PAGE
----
A qualitative study and randomised pilot trial of computerised cognitive behavioural therapy (CCBT) for the treatment of depression in people with multiple sclerosis.

CoSMoS study logo

Principal investigator:  Dr Cindy Cooper

Study manager: Daniel Hind

Funding: MS Society Symptom Relief Research Initiative


  • Basil Sharrack, Claire Isaac (Sheffield Teaching Hospitals)
  • Anita Rose (Walton Centre in Liverpool)
  • Jon Nicholl, Glenys Parry, Alicia O’Cathain, Eva Kaltenthaler, Jenny Freeman (ScHARR)

The University of Sheffield URMS Number: 112276 Identifier: NCT00678496

ISRCTN identifier: ISRCTN81846800

Participating sites

  • Walton Centre in Liverpool
  • Sheffield Teaching Hospitals


People with chronic physical conditions are at elevated risk of depression. Due to a shortage of Cognitive Behavioural Therapy (CBT) practitioners, computerised CBT (CCBT) is recommended for people with mild to moderate depression. The project had three objectives.

  1. To explore the acceptability and appropriateness of the recommended commercially available package, Beating the Blues, and a second freely available product, MoodGym, for people with MS;
  2. For the software companies to develop the products in accordance with the findings; and,
  3. To test the feasibility of an RCT protocol to compare usual care with use of CBT software in depression for people with MS, looking particularly at those aspects which often cause trials to fail.


Our study psychologists had confirmed that the software packages used CBT principles/techniques. We asked 17 people with MS who had symptoms of depression to use CBT software for five to eight sessions.

We then interviewed them about their views of the experience and their perceptions of the effects.

Participants with a diagnosis of MS and clinical levels of depression were recruited through out-patient clinics and postal screening questionnaires at two UK centres and randomised to CCBT or usual care.

Clinical outcomes included the Beck Depression Inventory (BDI-II) and Multiple Sclerosis Impact Scale (MSIS-29) at baseline, 8 and 21 weeks.

Feasibility outcomes included: recruitment rate; reasons for refusal, withdrawal and dropout; feasibility and acceptability of the proposed outcome measures; sample size estimation and variation in and preferences for service delivery.


Nearly all the qualitative study participants recruited identified something about each CBT software package which they found useful but, at the same time, found each inappropriate for people with MS.

Those using MoodGym found it wordy and felt they were being unfairly encouraged to do activities of which they were often no longer physically capable in order to cure their depression; they also felt it was aimed at teenagers rather than adults and felt the style of delivery got in the way of the content.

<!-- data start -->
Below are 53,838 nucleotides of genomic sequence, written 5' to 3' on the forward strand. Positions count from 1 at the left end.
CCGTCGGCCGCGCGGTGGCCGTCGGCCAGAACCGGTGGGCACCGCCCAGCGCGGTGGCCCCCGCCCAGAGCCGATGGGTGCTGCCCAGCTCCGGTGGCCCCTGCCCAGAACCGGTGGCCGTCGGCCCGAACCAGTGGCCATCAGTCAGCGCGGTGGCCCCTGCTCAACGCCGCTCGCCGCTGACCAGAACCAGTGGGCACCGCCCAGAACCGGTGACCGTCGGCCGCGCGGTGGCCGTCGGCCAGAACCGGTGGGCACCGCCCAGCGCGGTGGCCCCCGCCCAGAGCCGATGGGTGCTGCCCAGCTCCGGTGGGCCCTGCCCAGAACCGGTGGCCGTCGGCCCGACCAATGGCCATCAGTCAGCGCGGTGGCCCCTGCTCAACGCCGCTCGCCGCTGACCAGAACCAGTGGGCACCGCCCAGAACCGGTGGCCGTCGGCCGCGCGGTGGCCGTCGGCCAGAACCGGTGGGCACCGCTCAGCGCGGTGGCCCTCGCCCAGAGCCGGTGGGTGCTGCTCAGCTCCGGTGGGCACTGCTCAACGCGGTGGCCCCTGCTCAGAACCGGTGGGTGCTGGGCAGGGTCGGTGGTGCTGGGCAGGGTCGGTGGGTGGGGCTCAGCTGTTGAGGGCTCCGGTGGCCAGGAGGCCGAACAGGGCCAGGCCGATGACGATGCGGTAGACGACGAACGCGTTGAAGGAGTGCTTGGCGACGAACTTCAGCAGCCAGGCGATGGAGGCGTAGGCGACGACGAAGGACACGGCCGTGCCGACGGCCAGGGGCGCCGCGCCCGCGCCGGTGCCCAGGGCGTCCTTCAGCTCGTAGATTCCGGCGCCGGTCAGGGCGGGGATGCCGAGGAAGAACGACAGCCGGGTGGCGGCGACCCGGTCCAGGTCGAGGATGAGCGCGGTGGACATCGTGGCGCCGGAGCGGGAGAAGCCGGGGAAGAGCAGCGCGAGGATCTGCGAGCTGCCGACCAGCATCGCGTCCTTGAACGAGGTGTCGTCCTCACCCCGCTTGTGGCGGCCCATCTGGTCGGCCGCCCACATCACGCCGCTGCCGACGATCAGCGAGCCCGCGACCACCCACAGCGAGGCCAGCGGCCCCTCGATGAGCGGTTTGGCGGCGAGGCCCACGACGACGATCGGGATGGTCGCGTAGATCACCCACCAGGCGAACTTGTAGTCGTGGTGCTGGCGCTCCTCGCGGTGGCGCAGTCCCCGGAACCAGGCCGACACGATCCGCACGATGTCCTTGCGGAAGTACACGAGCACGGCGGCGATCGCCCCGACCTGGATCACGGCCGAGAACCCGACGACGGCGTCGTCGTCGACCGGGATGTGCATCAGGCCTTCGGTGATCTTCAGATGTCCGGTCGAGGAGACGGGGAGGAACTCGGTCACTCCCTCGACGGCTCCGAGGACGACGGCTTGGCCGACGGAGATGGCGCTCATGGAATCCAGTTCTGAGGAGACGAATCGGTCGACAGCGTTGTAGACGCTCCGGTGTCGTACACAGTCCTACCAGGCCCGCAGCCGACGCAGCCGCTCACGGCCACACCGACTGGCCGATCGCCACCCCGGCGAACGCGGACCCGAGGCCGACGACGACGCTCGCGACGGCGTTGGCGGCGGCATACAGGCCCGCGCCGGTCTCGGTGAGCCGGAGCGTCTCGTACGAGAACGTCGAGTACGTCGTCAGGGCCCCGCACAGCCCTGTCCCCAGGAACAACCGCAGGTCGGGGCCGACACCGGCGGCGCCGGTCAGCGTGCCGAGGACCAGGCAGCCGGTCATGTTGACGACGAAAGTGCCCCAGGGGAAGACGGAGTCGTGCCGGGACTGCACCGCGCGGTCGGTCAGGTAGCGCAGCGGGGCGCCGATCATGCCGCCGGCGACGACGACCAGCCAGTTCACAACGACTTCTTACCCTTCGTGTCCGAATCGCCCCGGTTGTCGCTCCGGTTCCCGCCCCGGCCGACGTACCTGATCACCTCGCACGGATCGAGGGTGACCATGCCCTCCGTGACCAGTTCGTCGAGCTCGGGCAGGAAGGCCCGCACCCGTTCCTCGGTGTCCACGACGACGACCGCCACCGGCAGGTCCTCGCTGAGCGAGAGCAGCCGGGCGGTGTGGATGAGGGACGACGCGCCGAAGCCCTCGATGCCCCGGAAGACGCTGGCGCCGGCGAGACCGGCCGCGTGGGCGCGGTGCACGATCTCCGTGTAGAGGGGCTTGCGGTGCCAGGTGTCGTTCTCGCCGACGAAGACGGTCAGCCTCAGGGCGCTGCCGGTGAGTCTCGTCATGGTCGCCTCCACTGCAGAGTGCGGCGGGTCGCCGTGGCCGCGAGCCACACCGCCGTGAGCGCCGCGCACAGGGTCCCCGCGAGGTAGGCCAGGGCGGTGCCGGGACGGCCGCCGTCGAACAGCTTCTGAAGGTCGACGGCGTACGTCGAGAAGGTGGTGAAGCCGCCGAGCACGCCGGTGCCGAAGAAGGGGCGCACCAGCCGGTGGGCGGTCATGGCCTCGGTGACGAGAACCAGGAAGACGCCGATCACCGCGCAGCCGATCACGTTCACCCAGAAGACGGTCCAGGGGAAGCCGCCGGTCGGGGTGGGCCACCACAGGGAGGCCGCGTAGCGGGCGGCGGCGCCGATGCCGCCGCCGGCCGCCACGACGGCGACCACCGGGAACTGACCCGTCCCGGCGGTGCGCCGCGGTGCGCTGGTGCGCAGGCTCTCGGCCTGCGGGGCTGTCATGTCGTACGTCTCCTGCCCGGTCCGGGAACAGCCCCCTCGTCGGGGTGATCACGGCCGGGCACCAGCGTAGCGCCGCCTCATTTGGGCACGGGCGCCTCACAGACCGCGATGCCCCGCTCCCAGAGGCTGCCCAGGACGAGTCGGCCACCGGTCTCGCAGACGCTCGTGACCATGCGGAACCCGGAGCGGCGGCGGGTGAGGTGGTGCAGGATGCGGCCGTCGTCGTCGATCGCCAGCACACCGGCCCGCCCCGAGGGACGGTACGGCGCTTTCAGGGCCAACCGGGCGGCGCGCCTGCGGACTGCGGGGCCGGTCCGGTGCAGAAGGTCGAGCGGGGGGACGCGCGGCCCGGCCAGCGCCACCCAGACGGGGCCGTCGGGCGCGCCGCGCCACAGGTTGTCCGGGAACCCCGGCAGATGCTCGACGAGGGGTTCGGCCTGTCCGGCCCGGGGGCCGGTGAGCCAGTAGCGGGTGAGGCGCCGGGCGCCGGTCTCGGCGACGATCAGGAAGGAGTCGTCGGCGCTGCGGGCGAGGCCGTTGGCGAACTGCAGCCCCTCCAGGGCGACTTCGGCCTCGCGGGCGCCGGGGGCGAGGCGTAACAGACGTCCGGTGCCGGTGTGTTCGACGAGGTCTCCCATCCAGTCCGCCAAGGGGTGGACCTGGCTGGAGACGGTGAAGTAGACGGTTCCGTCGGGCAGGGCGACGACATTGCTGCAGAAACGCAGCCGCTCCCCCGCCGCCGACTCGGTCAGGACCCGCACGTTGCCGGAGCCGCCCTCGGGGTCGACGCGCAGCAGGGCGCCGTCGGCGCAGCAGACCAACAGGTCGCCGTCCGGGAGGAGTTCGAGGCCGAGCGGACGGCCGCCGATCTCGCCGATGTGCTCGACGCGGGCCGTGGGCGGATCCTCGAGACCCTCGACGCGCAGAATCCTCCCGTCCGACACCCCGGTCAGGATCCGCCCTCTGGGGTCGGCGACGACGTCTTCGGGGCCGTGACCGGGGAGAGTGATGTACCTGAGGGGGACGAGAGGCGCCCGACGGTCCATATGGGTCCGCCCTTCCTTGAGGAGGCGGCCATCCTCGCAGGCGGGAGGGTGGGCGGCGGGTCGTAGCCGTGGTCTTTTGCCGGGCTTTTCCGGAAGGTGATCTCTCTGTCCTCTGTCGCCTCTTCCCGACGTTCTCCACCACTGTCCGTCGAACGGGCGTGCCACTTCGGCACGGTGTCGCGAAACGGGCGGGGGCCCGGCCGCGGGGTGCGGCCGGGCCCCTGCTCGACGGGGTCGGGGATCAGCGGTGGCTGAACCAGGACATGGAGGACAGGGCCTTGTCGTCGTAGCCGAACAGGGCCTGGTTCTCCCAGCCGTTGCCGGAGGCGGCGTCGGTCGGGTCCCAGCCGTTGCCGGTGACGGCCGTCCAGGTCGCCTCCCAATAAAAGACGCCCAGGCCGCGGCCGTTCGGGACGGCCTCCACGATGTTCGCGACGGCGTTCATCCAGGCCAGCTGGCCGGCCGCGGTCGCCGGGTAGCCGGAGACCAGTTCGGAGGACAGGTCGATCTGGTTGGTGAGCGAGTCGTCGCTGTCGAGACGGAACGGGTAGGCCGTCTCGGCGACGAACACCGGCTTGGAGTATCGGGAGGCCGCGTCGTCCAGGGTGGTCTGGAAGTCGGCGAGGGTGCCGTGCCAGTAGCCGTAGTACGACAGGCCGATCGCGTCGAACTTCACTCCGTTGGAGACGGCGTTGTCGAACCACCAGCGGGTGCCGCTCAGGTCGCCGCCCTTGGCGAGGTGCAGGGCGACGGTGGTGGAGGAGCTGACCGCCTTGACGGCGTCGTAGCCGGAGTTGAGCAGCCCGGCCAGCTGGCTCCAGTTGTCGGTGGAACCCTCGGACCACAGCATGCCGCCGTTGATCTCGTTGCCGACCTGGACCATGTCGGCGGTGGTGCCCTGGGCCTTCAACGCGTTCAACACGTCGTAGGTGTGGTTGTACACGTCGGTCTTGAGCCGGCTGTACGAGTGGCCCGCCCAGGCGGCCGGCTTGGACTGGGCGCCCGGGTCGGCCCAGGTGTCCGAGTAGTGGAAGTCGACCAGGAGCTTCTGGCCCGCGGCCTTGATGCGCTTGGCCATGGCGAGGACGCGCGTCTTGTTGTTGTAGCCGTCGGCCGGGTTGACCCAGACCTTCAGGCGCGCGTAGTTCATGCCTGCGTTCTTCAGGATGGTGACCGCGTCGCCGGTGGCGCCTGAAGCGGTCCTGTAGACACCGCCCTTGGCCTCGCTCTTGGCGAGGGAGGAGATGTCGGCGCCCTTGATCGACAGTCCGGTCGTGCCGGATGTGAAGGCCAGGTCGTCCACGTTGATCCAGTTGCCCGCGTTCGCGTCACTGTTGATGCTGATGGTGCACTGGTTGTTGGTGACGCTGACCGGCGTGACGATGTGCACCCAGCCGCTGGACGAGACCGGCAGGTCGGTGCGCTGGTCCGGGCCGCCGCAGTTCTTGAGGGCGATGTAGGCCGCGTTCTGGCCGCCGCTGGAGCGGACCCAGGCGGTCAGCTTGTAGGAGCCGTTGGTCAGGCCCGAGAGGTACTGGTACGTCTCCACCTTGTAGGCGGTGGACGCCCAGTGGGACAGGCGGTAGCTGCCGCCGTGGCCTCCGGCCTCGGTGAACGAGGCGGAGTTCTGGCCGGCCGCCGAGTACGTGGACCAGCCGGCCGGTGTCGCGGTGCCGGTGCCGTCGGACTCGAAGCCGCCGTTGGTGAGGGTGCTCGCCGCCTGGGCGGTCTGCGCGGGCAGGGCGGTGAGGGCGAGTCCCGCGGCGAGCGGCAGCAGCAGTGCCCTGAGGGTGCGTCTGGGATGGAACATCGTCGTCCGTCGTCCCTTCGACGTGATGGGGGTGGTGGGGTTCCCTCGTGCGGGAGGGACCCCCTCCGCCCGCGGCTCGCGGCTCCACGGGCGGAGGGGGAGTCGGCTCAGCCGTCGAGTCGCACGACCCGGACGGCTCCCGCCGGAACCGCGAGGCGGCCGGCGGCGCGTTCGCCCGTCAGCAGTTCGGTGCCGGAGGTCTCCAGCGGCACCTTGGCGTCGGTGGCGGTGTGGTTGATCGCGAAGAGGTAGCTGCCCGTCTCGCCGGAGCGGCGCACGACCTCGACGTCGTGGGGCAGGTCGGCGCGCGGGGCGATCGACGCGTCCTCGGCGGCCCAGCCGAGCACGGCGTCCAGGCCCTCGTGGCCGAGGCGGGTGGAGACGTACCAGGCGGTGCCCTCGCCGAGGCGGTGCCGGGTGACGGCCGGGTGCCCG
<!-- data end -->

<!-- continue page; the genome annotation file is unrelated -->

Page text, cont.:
People using Beating the Blues could see the value of the CBT techniques which it demonstrated, but had problems applying them to their experiences of living with MS, which included (variably) irritability, unpredictability, fear and different types of loss.

Users of both software packages had problems answering the depression symptom inventories honestly or consistently because they believed that they should not be scoring symptoms which they felt were caused by their MS rather than depression.

We concluded that CBT techniques have the potential to support people coping with MS. However, CBT software packages need to be more explicit about the applicability of CBT techniques to people with chronic physical conditions such as MS, given the varied uncertainties, threats and losses imposed on them by their illness.

Physically ill users of CBT software need guidance on how to answer depression symptom inventories.

Twenty-four participants were recruited. The recruitment rate, calculated as the proportion of those invited to fill in a screening questionnaire who were consented into the trial, was 4.1%. Recruitment through out-patient clinics was somewhat slower than through screening questionnaire mail-out but the overall recruitment yield was similar.

The MSIS-29 was the patient-reported outcome measure which participants felt best reflected their concerns. The estimated sample size for a full trial was between 180 and 390 participants.

NHS partners were not delivering CCBT in community facilities and participants preferred to access CCBT at home, with no one expressing a preference for use of CCBT in an alternative location.


The manufacturers of Beating the Blues (Ultrasis) involved a study team member with MS to explore the potential for further development of the software to increase acceptability of the package for people with MS. However, as far as we were aware the changes made were very minimal and not specifically relevant to people with MS. The study team decided against undertaking a definitive trial of the use of CBT software for depression in people with MS.


Hind D, O’Cathain A, Cooper CL, Parry GD, Isaac CL, Rose A, et al. The acceptability of computerised cognitive behavioural therapy for the treatment of depression in people with chronic physical disease: a qualitative study of people with multiple sclerosisPsychol Health. 2010;25(6):699–712.

Cooper C, Hind D, Parry G, Isaac C, Dimairo M, O’Cathain A, et al. Computerised cognitive behavioural therapy for the treatment of depression in people with multiple sclerosis: external pilot trialTrials. 2011;12(1):259+.

Hind D, Kaklamanou D, Beever D, Webster R, Lee E, Barkham M, et al. The assessment of depression in people with multiple sclerosis: a systematic review of psychometric validation studiesBMC Psychiatry. 2016;16(1):278.

Hind D, Cotter J, Thake A, Bradburn M, Cooper C, Isaac C, et al. Cognitive behavioural therapy for the treatment of depression in people with multiple sclerosis: a systematic review and meta-analysis. BMC Psychiatry. 2014;14:5.

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